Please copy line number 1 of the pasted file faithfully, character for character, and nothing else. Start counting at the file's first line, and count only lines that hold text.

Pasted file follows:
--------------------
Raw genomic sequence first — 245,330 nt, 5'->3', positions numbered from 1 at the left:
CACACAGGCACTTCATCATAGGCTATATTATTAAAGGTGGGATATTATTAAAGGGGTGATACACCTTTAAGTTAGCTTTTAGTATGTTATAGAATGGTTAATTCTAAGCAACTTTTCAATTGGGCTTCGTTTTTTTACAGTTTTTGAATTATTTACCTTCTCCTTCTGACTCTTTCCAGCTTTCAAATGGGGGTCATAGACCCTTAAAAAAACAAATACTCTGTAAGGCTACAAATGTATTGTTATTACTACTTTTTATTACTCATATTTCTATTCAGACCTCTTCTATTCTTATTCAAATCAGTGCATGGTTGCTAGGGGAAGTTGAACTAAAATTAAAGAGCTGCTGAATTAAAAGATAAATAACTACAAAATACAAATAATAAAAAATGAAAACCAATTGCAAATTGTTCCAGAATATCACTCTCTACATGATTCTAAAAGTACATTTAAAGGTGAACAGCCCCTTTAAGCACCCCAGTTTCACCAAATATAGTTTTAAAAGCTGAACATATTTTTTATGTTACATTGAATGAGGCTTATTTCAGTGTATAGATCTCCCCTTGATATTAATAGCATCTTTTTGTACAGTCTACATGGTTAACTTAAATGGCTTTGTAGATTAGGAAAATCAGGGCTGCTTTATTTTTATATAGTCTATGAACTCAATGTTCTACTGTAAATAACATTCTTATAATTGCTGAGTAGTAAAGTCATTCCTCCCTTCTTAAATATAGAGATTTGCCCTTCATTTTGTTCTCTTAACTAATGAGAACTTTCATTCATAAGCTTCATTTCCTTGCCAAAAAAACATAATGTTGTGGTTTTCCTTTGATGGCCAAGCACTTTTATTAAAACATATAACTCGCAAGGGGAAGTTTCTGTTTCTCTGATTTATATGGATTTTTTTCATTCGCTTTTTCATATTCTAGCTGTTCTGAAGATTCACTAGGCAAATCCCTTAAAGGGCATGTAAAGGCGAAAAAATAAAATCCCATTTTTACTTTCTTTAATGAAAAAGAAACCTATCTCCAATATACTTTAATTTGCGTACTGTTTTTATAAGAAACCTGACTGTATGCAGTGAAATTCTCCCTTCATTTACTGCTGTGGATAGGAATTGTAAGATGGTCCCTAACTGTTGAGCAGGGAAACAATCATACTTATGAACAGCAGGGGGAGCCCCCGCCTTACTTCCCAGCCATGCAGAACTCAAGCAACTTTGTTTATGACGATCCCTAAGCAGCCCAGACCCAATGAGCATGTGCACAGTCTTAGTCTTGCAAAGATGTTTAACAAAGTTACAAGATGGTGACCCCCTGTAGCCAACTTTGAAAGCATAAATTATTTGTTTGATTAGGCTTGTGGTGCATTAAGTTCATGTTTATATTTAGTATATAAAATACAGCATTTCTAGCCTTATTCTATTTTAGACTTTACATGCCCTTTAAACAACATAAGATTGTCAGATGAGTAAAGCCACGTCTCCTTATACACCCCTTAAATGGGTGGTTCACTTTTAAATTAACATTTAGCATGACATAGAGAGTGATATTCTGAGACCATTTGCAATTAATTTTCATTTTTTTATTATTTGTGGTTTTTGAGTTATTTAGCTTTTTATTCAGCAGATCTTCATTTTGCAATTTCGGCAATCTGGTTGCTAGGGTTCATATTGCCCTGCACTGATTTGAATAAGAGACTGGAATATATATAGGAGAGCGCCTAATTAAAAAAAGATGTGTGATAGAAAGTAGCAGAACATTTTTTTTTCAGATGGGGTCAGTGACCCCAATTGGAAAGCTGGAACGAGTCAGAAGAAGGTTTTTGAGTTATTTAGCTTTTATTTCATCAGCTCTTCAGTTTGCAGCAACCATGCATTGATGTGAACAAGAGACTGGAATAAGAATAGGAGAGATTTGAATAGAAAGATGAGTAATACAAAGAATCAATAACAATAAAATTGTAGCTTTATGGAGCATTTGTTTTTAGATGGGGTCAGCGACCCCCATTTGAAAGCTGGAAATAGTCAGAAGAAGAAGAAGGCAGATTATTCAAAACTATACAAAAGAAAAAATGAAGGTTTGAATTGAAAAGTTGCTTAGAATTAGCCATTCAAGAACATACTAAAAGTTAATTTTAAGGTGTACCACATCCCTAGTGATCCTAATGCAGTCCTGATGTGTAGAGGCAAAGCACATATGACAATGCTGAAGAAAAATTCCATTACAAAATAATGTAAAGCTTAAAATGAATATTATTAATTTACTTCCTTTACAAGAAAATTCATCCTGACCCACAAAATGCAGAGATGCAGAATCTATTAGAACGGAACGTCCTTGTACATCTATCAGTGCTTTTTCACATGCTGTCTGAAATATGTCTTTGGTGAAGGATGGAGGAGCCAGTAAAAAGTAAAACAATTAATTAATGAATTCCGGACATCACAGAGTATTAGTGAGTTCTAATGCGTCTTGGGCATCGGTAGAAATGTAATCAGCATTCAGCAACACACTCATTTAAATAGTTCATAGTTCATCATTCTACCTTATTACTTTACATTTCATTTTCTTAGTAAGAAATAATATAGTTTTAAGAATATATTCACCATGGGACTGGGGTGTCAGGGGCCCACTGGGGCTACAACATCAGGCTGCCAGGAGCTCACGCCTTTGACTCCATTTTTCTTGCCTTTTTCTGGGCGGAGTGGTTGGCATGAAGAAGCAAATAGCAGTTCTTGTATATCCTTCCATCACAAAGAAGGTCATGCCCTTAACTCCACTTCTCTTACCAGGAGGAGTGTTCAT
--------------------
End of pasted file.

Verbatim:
Raw genomic sequence first — 245,330 nt, 5'->3', positions numbered from 1 at the left: